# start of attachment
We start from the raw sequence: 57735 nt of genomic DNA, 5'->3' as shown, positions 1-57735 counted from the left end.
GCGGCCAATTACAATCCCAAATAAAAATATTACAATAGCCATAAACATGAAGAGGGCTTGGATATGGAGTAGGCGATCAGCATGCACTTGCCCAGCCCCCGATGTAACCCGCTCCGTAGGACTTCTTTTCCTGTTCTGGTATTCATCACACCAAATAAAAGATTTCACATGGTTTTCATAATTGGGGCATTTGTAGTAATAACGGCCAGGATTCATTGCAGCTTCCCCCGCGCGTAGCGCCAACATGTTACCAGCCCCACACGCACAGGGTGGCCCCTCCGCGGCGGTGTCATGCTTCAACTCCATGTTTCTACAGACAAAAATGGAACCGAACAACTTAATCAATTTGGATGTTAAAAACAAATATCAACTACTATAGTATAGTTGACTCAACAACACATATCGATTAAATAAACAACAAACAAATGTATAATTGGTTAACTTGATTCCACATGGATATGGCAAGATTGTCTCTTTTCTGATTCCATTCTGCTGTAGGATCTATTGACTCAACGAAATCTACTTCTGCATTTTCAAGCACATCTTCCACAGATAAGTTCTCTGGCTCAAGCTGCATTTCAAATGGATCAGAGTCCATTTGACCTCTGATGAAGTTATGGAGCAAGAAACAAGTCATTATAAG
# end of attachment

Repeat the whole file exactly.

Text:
We start from the raw sequence: 57735 nt of genomic DNA, 5'->3' as shown, positions 1-57735 counted from the left end.
GCGGCCAATTACAATCCCAAATAAAAATATTACAATAGCCATAAACATGAAGAGGGCTTGGATATGGAGTAGGCGATCAGCATGCACTTGCCCAGCCCCCGATGTAACCCGCTCCGTAGGACTTCTTTTCCTGTTCTGGTATTCATCACACCAAATAAAAGATTTCACATGGTTTTCATAATTGGGGCATTTGTAGTAATAACGGCCAGGATTCATTGCAGCTTCCCCCGCGCGTAGCGCCAACATGTTACCAGCCCCACACGCACAGGGTGGCCCCTCCGCGGCGGTGTCATGCTTCAACTCCATGTTTCTACAGACAAAAATGGAACCGAACAACTTAATCAATTTGGATGTTAAAAACAAATATCAACTACTATAGTATAGTTGACTCAACAACACATATCGATTAAATAAACAACAAACAAATGTATAATTGGTTAACTTGATTCCACATGGATATGGCAAGATTGTCTCTTTTCTGATTCCATTCTGCTGTAGGATCTATTGACTCAACGAAATCTACTTCTGCATTTTCAAGCACATCTTCCACAGATAAGTTCTCTGGCTCAAGCTGCATTTCAAATGGATCAGAGTCCATTTGACCTCTGATGAAGTTATGGAGCAAGAAACAAGTCATTATAAG